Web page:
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  • Qwill / The Qwillery
    January 1, 1970
    Sinless by Sarah Tarkoff is the first novel in the Eye of the Beholder trilogy. This is a YA novel with very strong adult crossover appeal. The story is told from the point of view of Grace Luther, the teenage daughter of a cleric. The setting is the near future America after the Revelation when the Great Spirit revealed itself to humanity. Belief in the Great Spirit has become universal. All other faiths have faded in the overwhelming onslaught of this new god. People are Punished if they do so Sinless by Sarah Tarkoff is the first novel in the Eye of the Beholder trilogy. This is a YA novel with very strong adult crossover appeal. The story is told from the point of view of Grace Luther, the teenage daughter of a cleric. The setting is the near future America after the Revelation when the Great Spirit revealed itself to humanity. Belief in the Great Spirit has become universal. All other faiths have faded in the overwhelming onslaught of this new god. People are Punished if they do something wrong - their looks are affected. The ultimate punishment is death. But in between the religious and the pure of heart/thought and death via Punishment for a moral failing are the Outcasts. These are people who are disfigured by their sins. The Great Spirit makes it easy to see who is good and who is evil. Stay on the straight and narrow, avoid sins, believe in and follow the rules of the Great Spirit and you are beautiful. Stray and you are disfigured or dead.Grace is the daughter of a leading cleric in the new religion. She was young when the Great Spirit appeared. Now she is a very well-behaved and pure teenager who believes in the Great Spirit thoroughly. Sinless deals with the gradual (and not so gradual) unraveling of her beliefs. This is Grace's story. I did not initially like Grace. She changes her thoughts and feelings so much that the reader could at times get whiplash. In other words, I found her to be a very credible teenager. I think my problems with Grace stem form Tarkoff spending too little time making the initial changes in Grace's thinking believable. I found that process too abrupt which for me made almost everything she did from that point suspect. Grace is being pulled in so many directions. What and who should she believe? Who is telling the truth? I found her internal monologue at times illuminating but did not really enjoy being in her brain so much. I came to like her though. She struggled with everything and like most people made good and bad decisions. In Sinless she is looking back on the events of those teenage years. It is made very clear in the beginning that Grace is telling her story from a federal prison. How she ended up in prison is not revealed in Sinless.Tarkoff's writing flows beautifully and the world building is exceptional. The advent of the Great Spirit and the resulting world is very well done. There are some terrific and surprising reveals about the Great Spirit. A world where everyone behaves well because of immediate fear of disfigurement or death sounds peaceful and wonderful but it is not. As Grace learns more about a world she was so certain of so do we. The cracks in the surface of this peaceful world are there. Tarkoff has created a true dystopia.The supporting cast was interesting. We don't get much background on many of them but then Sinless is not really about them. What is important about them, at least in Sinless, is their interactions and influences on Grace. From her father to the Prophet Joshua, we see them through Grace's eyes.There is a lot more to learn about this new world of the Great Spirit and many questions that need to be answered. Fortunately there are 2 more novels upcoming in the series. Tarkoff gives the reader a lot to think about - faith, beauty, guilt, and what are you willing to give up to live in an apparently perfect world? Sinless is an engaging and entertaining debut.http://qwillery.blogspot.com/2018/01/...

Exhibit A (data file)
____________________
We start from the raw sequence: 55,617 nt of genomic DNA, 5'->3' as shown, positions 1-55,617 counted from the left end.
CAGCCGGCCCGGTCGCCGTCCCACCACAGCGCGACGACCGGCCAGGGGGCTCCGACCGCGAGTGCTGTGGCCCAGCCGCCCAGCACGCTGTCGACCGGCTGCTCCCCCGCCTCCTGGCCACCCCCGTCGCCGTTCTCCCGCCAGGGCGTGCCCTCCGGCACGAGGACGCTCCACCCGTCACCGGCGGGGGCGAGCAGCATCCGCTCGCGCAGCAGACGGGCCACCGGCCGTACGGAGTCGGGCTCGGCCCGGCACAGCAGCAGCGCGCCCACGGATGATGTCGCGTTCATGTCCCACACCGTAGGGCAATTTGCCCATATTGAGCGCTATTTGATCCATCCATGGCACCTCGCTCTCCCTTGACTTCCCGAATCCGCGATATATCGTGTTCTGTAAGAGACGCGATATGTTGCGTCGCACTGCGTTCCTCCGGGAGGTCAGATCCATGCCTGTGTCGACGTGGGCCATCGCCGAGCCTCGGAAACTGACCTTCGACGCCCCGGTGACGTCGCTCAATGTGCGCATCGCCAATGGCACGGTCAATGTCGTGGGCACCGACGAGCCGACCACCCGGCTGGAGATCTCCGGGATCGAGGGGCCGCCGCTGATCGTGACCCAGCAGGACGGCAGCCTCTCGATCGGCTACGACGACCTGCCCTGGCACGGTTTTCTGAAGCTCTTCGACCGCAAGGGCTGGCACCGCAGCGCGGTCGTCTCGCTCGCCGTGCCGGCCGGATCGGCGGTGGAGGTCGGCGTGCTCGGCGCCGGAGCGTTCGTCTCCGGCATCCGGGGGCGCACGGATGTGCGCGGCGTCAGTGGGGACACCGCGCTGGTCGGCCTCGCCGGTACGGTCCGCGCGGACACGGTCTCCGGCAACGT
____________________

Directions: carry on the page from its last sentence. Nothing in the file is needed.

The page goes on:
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  • Ryan Denson
    January 1, 1970